With a light week of data ahead, major and emerging markets are still subject to widespread volatility.
Week starting 25-01-2021
- Last week, risk sentiment forced the USD down from the get-go. Improving economic data and increased chances of more stimulus had a subdued impact on the Greenback.
- On Wednesday, the durable goods order for December is expected to increase by 0.8%.
- The Federal Reserve will also be making its interest rate decision, followed by a press conference. No rate change is expected, but we should keep an ear to the ground for any commentary from Fed members.
- Personal income and spending for December is due out on Friday. The former is expected to rise by 0.1% and the latter should decrease by 0.6%.
- Surprisingly positive economic data from Europe, despite the shaky vaccine rollout, caused the Euro to gain during the week. Positive commentary from European Central Bank (ECB) president Christine Lagarde also pushed the Euro higher.
- No major catalysts for the Euro are expected this week, but that doesn’t mean there won’t be any movement for the single European currency.
- German ifo business climate is expected to dip from 92.1 from 91.5, while the consumer climate should fall from -7.3 to -7.8. Spanish flash Consumer Price Index (CPI) should decline by 0.6% and the flash Gross Domestic Product (GDP) should show a 1.5% contraction.
- Despite a quiet week for the British Pound, it managed to gain against most majors, likely due to counter-currency weakness, risk sentiment and better-than-expected inflation numbers.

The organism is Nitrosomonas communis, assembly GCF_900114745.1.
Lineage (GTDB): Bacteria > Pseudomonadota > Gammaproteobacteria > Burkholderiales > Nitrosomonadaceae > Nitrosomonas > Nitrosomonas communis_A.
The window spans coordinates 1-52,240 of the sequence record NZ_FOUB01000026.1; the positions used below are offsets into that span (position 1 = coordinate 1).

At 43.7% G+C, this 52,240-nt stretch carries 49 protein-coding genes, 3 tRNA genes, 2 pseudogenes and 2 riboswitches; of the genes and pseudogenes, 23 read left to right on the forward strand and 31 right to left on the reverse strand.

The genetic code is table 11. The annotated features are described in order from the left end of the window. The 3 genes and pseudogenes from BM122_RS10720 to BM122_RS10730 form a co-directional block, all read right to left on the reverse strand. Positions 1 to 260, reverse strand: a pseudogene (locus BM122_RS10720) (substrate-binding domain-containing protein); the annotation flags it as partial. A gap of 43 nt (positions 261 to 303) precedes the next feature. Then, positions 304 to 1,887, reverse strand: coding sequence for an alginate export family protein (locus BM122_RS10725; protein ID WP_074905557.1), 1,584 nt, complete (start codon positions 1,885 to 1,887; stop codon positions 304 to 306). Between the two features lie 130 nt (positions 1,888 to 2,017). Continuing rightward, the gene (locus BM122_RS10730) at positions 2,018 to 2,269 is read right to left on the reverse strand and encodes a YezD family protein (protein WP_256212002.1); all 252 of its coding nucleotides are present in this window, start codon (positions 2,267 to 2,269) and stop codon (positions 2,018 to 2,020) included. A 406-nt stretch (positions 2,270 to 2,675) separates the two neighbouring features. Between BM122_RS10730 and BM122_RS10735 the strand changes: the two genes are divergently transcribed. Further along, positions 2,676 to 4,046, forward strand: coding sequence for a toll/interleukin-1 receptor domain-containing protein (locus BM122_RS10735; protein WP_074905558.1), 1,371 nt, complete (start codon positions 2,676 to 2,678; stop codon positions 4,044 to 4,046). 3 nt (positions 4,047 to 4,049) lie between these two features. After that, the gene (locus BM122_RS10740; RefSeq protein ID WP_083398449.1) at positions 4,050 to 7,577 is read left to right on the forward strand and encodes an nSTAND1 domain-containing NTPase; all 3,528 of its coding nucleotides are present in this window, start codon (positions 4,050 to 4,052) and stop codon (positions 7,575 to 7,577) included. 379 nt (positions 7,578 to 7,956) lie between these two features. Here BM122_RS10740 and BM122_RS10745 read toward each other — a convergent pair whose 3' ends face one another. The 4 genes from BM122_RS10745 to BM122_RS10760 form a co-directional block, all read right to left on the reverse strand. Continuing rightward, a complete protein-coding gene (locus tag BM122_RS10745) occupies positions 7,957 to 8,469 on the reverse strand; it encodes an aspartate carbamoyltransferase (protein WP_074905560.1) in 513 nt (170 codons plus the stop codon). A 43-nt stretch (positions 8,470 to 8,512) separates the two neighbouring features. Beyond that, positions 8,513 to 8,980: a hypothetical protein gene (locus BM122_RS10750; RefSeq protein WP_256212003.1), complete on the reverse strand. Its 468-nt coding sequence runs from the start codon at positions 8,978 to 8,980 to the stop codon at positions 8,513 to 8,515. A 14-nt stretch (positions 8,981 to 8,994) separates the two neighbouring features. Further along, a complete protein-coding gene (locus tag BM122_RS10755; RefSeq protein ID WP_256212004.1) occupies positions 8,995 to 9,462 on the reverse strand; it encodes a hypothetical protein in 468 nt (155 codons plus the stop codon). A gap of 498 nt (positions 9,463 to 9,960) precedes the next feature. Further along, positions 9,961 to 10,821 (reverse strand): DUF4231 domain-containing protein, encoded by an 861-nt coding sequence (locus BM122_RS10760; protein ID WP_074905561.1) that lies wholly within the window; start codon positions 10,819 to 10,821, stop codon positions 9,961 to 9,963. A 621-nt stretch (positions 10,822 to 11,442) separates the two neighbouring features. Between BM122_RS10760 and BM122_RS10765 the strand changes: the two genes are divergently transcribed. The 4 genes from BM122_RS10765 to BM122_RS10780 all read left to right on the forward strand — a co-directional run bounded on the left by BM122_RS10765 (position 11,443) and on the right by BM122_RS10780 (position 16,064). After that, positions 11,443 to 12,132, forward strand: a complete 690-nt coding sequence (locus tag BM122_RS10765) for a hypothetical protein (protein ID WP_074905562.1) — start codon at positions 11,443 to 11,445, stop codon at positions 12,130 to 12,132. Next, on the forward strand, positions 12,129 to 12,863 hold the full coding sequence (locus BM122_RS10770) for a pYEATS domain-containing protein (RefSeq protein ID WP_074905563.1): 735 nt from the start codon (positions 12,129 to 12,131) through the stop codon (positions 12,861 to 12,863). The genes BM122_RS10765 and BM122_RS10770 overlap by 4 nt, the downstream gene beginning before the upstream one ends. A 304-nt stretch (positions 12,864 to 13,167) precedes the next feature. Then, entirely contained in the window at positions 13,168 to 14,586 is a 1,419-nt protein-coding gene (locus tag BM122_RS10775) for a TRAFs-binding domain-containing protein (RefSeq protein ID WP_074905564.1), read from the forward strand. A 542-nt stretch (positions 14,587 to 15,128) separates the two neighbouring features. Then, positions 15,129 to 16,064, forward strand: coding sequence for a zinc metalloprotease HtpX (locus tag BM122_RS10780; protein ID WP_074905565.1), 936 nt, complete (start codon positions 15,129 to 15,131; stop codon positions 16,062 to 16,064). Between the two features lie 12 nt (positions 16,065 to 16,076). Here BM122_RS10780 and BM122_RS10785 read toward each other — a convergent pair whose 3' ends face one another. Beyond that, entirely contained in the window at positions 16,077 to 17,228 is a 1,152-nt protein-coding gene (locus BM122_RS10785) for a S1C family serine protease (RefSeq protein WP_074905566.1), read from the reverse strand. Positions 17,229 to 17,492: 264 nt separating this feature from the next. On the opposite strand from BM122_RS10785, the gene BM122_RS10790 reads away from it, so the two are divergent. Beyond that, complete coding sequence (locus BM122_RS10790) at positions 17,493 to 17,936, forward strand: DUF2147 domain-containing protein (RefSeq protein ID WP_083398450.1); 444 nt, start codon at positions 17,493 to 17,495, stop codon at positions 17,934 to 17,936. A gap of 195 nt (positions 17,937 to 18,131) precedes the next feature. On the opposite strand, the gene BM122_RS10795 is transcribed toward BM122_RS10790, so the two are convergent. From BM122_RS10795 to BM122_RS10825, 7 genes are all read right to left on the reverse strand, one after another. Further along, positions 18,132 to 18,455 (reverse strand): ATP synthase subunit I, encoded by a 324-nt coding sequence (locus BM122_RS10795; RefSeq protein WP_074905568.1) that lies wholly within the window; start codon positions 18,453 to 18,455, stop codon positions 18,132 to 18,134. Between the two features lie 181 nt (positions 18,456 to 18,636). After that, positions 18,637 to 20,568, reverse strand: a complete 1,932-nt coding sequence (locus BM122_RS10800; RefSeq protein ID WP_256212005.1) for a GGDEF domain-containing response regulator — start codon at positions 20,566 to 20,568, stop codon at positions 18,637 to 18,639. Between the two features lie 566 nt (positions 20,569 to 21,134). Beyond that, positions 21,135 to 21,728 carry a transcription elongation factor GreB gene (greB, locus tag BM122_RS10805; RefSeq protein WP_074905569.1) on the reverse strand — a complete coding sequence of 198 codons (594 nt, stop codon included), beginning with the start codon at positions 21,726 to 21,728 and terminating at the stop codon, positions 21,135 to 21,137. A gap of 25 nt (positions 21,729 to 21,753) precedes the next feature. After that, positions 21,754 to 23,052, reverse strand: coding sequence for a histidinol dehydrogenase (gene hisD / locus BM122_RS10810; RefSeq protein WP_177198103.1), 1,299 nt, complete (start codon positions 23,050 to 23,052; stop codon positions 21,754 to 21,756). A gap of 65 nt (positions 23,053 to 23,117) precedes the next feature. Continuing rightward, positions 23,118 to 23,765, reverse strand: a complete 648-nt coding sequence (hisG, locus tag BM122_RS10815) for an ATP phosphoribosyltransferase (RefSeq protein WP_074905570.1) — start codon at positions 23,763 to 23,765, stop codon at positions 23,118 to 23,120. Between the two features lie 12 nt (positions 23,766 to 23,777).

- The UK jobs report will likely have the greatest impact on Pound strength this week as the claimant count change should show an increase in joblessness of 40,000 for December.
- The unemployment rate is expected to rise from 4.9% to 5.1%. With last week’s flash Purchasing Managers’ Index (PMI) readings missing expectations, there are hints that weaker-than-expected results could be a theme for UK data.
- The South African Rand continued its rally last week despite the impact of Covid-19 restrictions.
- The ZAR is likely on the rise thanks to a weak US Dollar and the positive risk sentiment for the risk-friendly asset.
- This week, the only data report of interest out of South Africa will be the balance of trade for December, which is expected to decrease from ZAR 36.72 Billion to ZAR 28.0 Billion.
- The ZAR is likely to move in line with emerging market currencies and anti-Dollar movements.
- The Aussie Dollar ended the week in the red after a disappointing retail sales update on Friday.
- Australia has a light week of data ahead with just the quarterly inflation of interest.
- Markets expect a quarterly increase of 0.8% with annualised prices climbing up by the same amount.
- Risk appetite should impact the risk-friendly AUD as Biden looks to increase fiscal stimulus in his first week in charge of the world’s biggest economy.
- Another light week for the New Zealand Dollar this week means that risk sentiment should drive the Kiwi Dollar’s strength.
- Trade data is due out on Wednesday, after showing a trade surplus in November.
- Exports are expected to fall by 0.2%, while imports are forecast to drop by 17% for the month.
- Analysts see a slight decrease in the trade balance for December and forecasts show the figure falling from NZD 252 Million to NZD 150 Million.
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